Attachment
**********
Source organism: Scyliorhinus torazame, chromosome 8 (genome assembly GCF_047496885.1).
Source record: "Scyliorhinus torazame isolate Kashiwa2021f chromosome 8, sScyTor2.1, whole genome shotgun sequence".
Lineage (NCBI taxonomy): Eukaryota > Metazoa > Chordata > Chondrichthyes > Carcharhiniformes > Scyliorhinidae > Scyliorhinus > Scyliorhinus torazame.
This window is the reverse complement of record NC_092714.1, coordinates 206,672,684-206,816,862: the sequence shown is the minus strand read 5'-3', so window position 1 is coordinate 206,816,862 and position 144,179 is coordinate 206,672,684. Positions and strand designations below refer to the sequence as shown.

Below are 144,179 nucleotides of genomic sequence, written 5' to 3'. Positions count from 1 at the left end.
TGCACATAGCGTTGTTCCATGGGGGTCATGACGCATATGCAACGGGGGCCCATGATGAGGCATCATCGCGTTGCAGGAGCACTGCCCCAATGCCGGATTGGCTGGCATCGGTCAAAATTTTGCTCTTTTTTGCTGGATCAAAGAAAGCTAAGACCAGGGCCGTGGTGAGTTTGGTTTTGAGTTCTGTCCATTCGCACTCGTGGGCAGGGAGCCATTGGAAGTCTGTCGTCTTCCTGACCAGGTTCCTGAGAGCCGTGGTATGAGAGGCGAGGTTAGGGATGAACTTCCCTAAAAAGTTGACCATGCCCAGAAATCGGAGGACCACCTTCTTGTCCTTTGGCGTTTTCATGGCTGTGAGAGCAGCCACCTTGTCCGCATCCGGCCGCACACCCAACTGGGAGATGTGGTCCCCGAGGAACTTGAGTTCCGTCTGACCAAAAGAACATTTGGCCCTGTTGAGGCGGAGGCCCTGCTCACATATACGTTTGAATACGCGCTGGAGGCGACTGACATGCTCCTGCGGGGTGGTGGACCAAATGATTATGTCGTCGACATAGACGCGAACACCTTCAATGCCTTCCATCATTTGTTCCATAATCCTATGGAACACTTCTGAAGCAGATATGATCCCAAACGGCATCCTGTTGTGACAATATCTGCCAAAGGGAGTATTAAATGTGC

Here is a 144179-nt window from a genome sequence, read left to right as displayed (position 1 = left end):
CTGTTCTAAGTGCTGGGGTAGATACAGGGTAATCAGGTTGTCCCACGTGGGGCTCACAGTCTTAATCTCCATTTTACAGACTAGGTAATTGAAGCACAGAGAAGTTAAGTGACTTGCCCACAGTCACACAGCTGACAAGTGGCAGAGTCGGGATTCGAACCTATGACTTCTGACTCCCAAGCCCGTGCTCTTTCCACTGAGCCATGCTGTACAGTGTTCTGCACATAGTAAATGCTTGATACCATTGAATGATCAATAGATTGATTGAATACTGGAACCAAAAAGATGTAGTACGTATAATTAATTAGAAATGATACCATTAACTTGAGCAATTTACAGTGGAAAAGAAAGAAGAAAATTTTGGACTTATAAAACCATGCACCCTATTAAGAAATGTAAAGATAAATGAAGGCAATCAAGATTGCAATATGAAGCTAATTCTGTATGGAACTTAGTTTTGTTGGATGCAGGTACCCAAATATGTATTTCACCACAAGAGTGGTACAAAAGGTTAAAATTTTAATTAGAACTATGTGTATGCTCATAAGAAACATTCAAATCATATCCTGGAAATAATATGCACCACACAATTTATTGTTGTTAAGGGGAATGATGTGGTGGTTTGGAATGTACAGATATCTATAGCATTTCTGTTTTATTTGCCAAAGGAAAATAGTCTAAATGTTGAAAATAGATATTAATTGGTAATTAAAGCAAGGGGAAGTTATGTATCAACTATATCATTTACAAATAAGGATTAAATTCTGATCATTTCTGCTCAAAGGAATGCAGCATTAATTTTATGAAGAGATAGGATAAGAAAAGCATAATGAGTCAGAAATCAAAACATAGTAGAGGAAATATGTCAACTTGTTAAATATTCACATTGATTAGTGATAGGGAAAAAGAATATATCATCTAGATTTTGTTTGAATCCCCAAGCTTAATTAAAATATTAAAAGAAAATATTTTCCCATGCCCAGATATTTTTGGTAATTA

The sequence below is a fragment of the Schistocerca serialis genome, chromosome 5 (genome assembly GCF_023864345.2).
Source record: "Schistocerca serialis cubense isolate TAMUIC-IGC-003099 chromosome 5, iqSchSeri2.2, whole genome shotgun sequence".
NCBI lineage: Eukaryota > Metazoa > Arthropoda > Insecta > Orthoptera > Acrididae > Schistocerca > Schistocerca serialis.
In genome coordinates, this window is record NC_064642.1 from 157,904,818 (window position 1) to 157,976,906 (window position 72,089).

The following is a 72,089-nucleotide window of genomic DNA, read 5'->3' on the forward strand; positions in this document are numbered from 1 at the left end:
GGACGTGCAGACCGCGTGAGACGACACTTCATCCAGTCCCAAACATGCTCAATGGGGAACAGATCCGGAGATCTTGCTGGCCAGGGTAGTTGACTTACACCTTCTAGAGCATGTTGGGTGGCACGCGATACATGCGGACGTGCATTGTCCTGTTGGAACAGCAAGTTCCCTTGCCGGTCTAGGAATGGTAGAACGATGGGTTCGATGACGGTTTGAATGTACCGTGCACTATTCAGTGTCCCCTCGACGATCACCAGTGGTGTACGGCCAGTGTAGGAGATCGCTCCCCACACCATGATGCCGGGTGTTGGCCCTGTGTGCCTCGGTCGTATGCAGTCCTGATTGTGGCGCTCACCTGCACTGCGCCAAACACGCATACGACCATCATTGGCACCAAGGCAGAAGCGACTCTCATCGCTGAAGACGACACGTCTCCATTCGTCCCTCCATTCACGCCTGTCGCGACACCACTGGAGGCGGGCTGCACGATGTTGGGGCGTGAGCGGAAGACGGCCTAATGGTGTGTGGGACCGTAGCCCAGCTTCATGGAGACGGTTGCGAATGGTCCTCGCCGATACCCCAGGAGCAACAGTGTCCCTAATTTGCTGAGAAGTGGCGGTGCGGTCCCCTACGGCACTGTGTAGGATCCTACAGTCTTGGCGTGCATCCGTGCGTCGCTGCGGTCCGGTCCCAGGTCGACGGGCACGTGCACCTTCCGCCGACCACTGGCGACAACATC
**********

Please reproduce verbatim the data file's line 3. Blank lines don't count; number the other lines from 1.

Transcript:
Lineage (NCBI taxonomy): Eukaryota > Metazoa > Chordata > Chondrichthyes > Carcharhiniformes > Scyliorhinidae > Scyliorhinus > Scyliorhinus torazame.